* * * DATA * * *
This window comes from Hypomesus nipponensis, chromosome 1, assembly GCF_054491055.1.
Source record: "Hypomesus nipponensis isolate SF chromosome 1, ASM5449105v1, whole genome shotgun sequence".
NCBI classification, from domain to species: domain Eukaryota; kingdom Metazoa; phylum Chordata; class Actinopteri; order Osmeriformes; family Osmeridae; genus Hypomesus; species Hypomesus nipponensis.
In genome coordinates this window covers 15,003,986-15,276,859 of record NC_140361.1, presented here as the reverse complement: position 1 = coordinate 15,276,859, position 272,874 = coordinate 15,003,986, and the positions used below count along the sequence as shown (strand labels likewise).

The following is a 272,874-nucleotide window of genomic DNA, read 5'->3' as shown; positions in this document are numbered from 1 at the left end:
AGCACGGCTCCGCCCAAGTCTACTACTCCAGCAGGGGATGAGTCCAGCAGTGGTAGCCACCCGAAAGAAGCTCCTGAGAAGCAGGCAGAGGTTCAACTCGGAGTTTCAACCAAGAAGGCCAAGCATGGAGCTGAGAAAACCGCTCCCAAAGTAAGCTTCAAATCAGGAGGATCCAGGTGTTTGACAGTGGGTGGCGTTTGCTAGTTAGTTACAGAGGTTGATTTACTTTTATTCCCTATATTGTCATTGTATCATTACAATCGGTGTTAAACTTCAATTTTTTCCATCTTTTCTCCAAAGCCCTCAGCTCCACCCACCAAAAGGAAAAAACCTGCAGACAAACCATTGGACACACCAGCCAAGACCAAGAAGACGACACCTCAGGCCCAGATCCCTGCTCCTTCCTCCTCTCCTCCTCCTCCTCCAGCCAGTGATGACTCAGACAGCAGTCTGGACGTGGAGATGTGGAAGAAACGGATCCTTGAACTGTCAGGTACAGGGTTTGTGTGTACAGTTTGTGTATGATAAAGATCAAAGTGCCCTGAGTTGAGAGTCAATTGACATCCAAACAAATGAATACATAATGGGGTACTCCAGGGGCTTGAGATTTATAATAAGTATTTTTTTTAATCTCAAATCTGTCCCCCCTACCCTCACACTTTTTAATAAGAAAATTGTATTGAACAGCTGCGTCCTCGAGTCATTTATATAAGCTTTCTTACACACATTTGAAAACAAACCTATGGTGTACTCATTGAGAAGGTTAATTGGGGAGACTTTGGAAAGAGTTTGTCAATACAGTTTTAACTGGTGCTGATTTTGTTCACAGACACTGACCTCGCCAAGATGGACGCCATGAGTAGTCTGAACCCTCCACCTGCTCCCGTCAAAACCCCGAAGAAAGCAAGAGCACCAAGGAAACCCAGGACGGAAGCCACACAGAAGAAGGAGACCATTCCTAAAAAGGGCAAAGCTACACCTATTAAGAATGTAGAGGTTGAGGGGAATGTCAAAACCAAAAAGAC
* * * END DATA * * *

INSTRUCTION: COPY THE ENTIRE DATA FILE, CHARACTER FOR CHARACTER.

This window comes from Hypomesus nipponensis, chromosome 1, assembly GCF_054491055.1.
Source record: "Hypomesus nipponensis isolate SF chromosome 1, ASM5449105v1, whole genome shotgun sequence".
NCBI classification, from domain to species: domain Eukaryota; kingdom Metazoa; phylum Chordata; class Actinopteri; order Osmeriformes; family Osmeridae; genus Hypomesus; species Hypomesus nipponensis.
In genome coordinates this window covers 15,003,986-15,276,859 of record NC_140361.1, presented here as the reverse complement: position 1 = coordinate 15,276,859, position 272,874 = coordinate 15,003,986, and the positions used below count along the sequence as shown (strand labels likewise).

The following is a 272,874-nucleotide window of genomic DNA, read 5'->3' as shown; positions in this document are numbered from 1 at the left end:
AGCACGGCTCCGCCCAAGTCTACTACTCCAGCAGGGGATGAGTCCAGCAGTGGTAGCCACCCGAAAGAAGCTCCTGAGAAGCAGGCAGAGGTTCAACTCGGAGTTTCAACCAAGAAGGCCAAGCATGGAGCTGAGAAAACCGCTCCCAAAGTAAGCTTCAAATCAGGAGGATCCAGGTGTTTGACAGTGGGTGGCGTTTGCTAGTTAGTTACAGAGGTTGATTTACTTTTATTCCCTATATTGTCATTGTATCATTACAATCGGTGTTAAACTTCAATTTTTTCCATCTTTTCTCCAAAGCCCTCAGCTCCACCCACCAAAAGGAAAAAACCTGCAGACAAACCATTGGACACACCAGCCAAGACCAAGAAGACGACACCTCAGGCCCAGATCCCTGCTCCTTCCTCCTCTCCTCCTCCTCCTCCAGCCAGTGATGACTCAGACAGCAGTCTGGACGTGGAGATGTGGAAGAAACGGATCCTTGAACTGTCAGGTACAGGGTTTGTGTGTACAGTTTGTGTATGATAAAGATCAAAGTGCCCTGAGTTGAGAGTCAATTGACATCCAAACAAATGAATACATAATGGGGTACTCCAGGGGCTTGAGATTTATAATAAGTATTTTTTTTAATCTCAAATCTGTCCCCCCTACCCTCACACTTTTTAATAAGAAAATTGTATTGAACAGCTGCGTCCTCGAGTCATTTATATAAGCTTTCTTACACACATTTGAAAACAAACCTATGGTGTACTCATTGAGAAGGTTAATTGGGGAGACTTTGGAAAGAGTTTGTCAATACAGTTTTAACTGGTGCTGATTTTGTTCACAGACACTGACCTCGCCAAGATGGACGCCATGAGTAGTCTGAACCCTCCACCTGCTCCCGTCAAAACCCCGAAGAAAGCAAGAGCACCAAGGAAACCCAGGACGGAAGCCACACAGAAGAAGGAGACCATTCCTAAAAAGGGCAAAGCTACACCTATTAAGAATGTAGAGGTTGAGGGGAATGTCAAAACCAAAAAGAC